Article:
She wins a horse. Her non-horsey parents drive the truck and trailer nine hours to the ranch. Upon arrival, the breeders introduce her to the foal, “You can put the halter on her.” How does one approach a wild weanling? And then get her in the trailer to begin the trek east? The tired crew arrived home after dark. Long walk out to the horse paddock through the swamp filled with critters and the very black sky. Weanling had to trust Leah implicitly; mom was praying (and shaking) in the house.
Morning and night. Feed the foal. Halter on. Halter off. Introduction to a lead rope. Pick up hooves. Groom. Repeat.
Bonding and Its Side Effects
Bonding is the first step in a successful riding partnership. Luckily this duo had two years to bond before that initial ride. Broken bones, mono, vision therapy, and other physical ailments tried but couldn’t sabotage the bond being built. (PS Neither could a pandemic!)
As a 2-year-old, ground driving was the primary training task. The day of county competition, Leah was not feeling good. Those pesky physical ailments were quite annoying that day. Mandy, the horse, always did what was asked with minimal aids. Yet, this particular painful day, she refused to move faster than a walk.
Why was she ignoring the cues? Bonding is my hypothesis. This horse sensed Leah’s pain. Mandy protected her by refusing to move faster than Leah’s visual system and core muscles could coordinate. Tears of frustration were shed for self and horse. But upon reflection, it seems Mandy was so tuned in, she chose heart connection over responding to the lunge whip and even natural aids (e.g. the voice).
The bonding reflex is powerful. Take time to build a thick cord of trust between yourself and your horse. Play. Hang out. Work. Together. Deepen the bond with intentional desensitizing challenges. It doesn’t have to involve guns or smoke.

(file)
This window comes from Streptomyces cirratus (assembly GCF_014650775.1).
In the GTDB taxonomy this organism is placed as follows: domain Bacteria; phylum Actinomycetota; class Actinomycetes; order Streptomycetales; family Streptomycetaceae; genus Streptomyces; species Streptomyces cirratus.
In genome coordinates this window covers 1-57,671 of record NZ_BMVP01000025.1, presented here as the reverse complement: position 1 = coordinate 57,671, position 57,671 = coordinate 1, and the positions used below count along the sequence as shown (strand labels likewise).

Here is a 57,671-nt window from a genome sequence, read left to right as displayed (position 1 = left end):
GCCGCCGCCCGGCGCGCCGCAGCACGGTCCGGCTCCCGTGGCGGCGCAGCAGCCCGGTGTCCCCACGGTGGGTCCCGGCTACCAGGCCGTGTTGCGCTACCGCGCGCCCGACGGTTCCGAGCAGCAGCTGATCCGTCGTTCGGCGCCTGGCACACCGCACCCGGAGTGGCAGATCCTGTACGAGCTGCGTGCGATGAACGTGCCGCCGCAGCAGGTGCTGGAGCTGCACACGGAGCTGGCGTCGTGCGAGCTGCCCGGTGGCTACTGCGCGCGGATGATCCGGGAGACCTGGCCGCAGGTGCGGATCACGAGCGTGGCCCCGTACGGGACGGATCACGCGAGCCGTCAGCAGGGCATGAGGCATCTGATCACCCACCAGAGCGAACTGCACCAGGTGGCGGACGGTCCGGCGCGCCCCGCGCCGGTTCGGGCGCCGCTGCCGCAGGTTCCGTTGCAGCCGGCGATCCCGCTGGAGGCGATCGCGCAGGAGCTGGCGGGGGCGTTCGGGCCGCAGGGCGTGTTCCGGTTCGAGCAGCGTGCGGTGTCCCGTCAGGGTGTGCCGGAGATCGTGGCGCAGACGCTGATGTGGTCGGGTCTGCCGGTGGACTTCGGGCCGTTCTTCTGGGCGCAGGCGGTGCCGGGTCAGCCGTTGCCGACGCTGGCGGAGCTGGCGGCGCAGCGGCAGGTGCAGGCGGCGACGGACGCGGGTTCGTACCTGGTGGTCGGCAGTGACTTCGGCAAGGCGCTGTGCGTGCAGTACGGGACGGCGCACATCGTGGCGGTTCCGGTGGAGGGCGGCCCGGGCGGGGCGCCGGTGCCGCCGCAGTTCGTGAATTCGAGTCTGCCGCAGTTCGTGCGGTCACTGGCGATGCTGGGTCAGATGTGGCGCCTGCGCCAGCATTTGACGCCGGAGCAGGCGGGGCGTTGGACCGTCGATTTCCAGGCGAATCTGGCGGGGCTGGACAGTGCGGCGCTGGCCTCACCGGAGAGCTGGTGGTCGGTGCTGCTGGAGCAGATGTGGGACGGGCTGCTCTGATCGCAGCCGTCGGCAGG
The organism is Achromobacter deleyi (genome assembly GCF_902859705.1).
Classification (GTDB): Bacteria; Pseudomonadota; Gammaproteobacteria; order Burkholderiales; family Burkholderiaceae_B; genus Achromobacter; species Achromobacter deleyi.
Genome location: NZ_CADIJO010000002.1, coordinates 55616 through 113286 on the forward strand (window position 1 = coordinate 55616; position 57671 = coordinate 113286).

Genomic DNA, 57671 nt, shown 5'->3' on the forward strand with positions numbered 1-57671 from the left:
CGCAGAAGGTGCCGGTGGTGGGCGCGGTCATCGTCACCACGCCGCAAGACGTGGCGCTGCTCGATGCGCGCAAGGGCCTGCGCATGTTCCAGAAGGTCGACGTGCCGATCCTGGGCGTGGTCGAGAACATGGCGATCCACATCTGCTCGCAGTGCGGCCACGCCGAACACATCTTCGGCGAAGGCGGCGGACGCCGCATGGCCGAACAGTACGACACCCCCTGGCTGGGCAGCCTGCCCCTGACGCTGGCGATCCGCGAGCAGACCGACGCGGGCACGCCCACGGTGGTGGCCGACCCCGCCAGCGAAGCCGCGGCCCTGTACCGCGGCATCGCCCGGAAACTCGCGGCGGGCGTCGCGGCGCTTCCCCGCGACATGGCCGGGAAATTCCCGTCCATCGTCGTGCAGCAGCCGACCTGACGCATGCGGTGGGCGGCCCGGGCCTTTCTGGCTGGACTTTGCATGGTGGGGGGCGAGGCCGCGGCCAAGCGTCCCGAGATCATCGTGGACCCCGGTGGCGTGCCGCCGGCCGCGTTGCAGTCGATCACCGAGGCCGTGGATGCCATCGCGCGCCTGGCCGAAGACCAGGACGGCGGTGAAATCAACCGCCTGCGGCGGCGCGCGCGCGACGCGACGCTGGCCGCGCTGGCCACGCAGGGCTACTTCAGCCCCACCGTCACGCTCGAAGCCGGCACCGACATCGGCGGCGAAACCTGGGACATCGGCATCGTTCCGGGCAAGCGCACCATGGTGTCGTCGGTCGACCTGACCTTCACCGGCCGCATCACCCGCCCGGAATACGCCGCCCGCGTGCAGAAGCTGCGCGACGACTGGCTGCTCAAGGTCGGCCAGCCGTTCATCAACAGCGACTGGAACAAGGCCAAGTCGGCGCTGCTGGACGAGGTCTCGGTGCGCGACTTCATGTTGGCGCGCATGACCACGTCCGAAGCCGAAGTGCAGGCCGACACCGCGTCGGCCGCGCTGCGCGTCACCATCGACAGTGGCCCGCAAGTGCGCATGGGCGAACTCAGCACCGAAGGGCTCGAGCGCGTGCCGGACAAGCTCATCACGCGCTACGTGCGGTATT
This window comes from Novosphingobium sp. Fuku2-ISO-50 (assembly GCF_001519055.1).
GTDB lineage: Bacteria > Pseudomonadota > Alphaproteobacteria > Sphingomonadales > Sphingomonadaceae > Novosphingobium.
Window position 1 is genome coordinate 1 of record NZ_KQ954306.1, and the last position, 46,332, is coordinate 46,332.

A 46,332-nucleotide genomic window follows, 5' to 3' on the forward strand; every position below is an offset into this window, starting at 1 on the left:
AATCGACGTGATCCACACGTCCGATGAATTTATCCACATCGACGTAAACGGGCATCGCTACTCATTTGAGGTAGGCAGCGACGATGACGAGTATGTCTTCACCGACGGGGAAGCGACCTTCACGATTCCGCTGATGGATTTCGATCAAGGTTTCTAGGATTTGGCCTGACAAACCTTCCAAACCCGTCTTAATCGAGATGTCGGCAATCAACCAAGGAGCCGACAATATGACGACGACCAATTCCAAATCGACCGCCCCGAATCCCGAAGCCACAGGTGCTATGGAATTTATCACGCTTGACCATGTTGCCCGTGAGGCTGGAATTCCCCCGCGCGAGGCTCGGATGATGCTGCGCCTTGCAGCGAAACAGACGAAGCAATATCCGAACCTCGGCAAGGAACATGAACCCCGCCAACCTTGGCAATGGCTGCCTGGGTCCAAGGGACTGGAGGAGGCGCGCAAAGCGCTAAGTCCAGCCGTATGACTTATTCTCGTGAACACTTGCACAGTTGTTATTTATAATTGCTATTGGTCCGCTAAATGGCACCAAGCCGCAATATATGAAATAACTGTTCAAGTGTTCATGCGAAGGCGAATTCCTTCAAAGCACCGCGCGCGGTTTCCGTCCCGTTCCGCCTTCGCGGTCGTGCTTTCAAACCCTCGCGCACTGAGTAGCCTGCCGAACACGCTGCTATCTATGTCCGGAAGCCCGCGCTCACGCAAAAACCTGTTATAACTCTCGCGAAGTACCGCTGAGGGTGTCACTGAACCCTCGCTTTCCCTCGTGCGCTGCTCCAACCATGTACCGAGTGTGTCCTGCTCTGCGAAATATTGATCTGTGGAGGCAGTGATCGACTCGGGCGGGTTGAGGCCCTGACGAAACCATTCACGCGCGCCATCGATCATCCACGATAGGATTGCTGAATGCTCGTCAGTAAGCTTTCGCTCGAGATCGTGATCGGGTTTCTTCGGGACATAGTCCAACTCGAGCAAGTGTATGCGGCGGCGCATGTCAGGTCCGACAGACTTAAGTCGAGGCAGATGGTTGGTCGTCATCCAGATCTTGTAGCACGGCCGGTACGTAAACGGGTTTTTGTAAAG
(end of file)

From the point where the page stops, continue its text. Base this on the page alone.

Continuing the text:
The goal is a 2-way street of trust between you and your horse. If you’re out on the trail, you want your horse to remain with you, not spook and hightail it elsewhere. If you’re competing in a loud, strange smelling place, you want that horse to tune out the distractions and tune into the job at hand. Whether tying goats, roping calves, running barrels or completing a pattern in a pleasure class, you want your four-legged teammate bonded to you.
Horses to Humans
Bonding isn’t farfetched or woo-woo. It’s a mammalian concept. Do some research on adoptions, cases of neglect, Reactive Attachment Disorder, reflexes. Observe human newborns, babies and young children as they seek attention (positively and negatively). And observe puppies, foals, calves and kitties.
All this to encourage you… the next time you’re going to mount your horse, consider:
- Did you connect heartfully?
- Did you connect physically before thrusting yourself upon the animal’s back?
Bonding with your horse will improve your riding as you find the sweet spot of relaxed trust balanced with positive stress-filled expectation. Positive talk, full oxygenated breaths, and the movements from the previous article will also strengthen the bond.
At various conferences from Banff to Bali to Budapest, I’ve attended workshops on horses and humans. Horses have an uncanny ability to connect and bring coherence to your world, if you’ll let them.
© 2022 Cindy Goldade, In-Motion Intelligence